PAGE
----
Foraging allows you to pick and eat plants when they are in season and at their best nutritionally. Eating seasonally is natural, and plants have a lovely way of providing the flavours and nutrients you need at the time you need them. It is also one of the best ways to ensure that the produce you are eating is as fresh as it possibly can be. Fruit and veg in supermarkets can be sat around for days whereas the food you forage sometimes only lasts seconds after being picked!

Increases gratitude – for nature’s abundance and the food and medicines it provides. Even in cities, where we have done our best to shut out and control nature, it still provides for us. We cut it down and push it back, and it continues to show patience and tenacity.

It encourages you to learn new things without any external pressures. It is a really fun topic to learn about as you can spot plants that you learn about as well as learn about new plants by researching them when you come across them. There is no pressure to know everything or to be ‘good’ at foraging; it is just something you slowly learn more about as you go along. Learning new things keeps your mind active and engaged. Some research suggests that people who practise lifelong learning are happier on average and maintain better brain function as they get older.

Reduces food waste – you pick just as much as you need. Prepackaged foods don’t allow you to take the exact amount you will use, which increases food waste. You are also more likely to use what you have foraged as you have put the time and effort into finding and picking it. For example, bagged salads from supermarkets have been reported to constitute a high percentage of UK food waste as they go off so quickly. Foraging for a salad is fun and can drastically decrease the amount that is wasted!

Foraging with Google Lens

Don’t rely on Google Lens to accurately identify plants – especially if you intend to consume them. I tend to use it to affirm my knowledge of plants and then research them rather than to decide if a plant is edible or not.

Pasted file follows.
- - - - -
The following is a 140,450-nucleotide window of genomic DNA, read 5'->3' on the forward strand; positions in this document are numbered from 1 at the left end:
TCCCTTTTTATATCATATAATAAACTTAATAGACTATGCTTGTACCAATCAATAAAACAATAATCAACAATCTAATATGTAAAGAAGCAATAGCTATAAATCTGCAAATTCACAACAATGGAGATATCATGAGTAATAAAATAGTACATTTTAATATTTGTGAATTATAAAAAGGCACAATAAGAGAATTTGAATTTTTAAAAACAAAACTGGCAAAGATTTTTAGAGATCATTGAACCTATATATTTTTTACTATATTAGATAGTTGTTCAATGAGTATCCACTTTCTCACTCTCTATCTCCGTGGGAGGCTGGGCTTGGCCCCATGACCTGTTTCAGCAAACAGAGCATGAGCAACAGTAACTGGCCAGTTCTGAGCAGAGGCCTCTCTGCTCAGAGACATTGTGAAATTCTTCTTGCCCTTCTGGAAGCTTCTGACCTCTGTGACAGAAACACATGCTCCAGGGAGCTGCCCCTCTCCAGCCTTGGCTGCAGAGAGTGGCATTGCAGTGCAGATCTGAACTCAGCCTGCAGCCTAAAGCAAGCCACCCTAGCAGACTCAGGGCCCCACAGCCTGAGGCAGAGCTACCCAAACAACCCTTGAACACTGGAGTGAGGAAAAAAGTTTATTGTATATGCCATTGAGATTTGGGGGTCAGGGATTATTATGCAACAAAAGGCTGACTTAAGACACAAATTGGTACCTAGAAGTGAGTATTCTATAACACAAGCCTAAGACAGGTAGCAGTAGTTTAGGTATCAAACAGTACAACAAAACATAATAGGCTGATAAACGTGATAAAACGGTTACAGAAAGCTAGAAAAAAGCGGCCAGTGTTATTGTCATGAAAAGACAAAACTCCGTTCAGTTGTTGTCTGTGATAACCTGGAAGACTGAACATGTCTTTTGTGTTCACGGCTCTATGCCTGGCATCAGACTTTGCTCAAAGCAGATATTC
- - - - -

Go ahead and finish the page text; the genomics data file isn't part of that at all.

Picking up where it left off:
It is a fun and accessible way to learn about your natural surroundings. As Google Lens is free, it is accessible to most. You don’t have to purchase anything or carry heavy books around in order to identify plants – all you need is your phone! I have a growing collection of foraging books that I love looking through but I can’t carry them all around with me at all times. This is a problem because I am an opportunistic forager and don’t necessarily leave the house with the intention of foraging, but if I see something I can pick, more often than not, I will! This is where Google Lens comes in handy. I can double-check the plant I’m looking at and then find relevant recipes or tips in seconds.

Google Lens does tend to be more accurate than a lot of other plant identification apps. There are a lot of plant identification apps, and I have found several of them to be largely inaccurate. They also don’t have an image database as extensive as Google, so they have less to compare to, which makes distinctions harder. Although Google Lens is not designed exclusively for plants, I have still found it to be the best technology to use when it comes to foraging.

The Foraging Code

To avoid harming the natural environment (or yourself!), or breaking the law, make sure to follow the foraging code (see more here or here).

  1. Never eat anything unless you are 100% certain that it is safe to eat. If in doubt, take some pictures to research it more later and leave it in place.
  2. Forage the 4 F’s only: fruit, foliage, flora and fungus. For more information on this, see the Countryside Act.
  3. Also, according to the Countryside Act – Don’t uproot any plant.
  4. Take only what you need and leave enough for others, animals and for the plant to continue to grow and reproduce. The one exception to this is invasive species.
  5. Don’t pick from high-traffic areas or places where an animal may have weed! Ensure you are picking from somewhere that is clean and free of pollution.
  6. Don’t forage in Sites of Special Scientific Interest, as you may cause damage.
  7. If on private property, make sure you have the landowner’s full permission before foraging anything.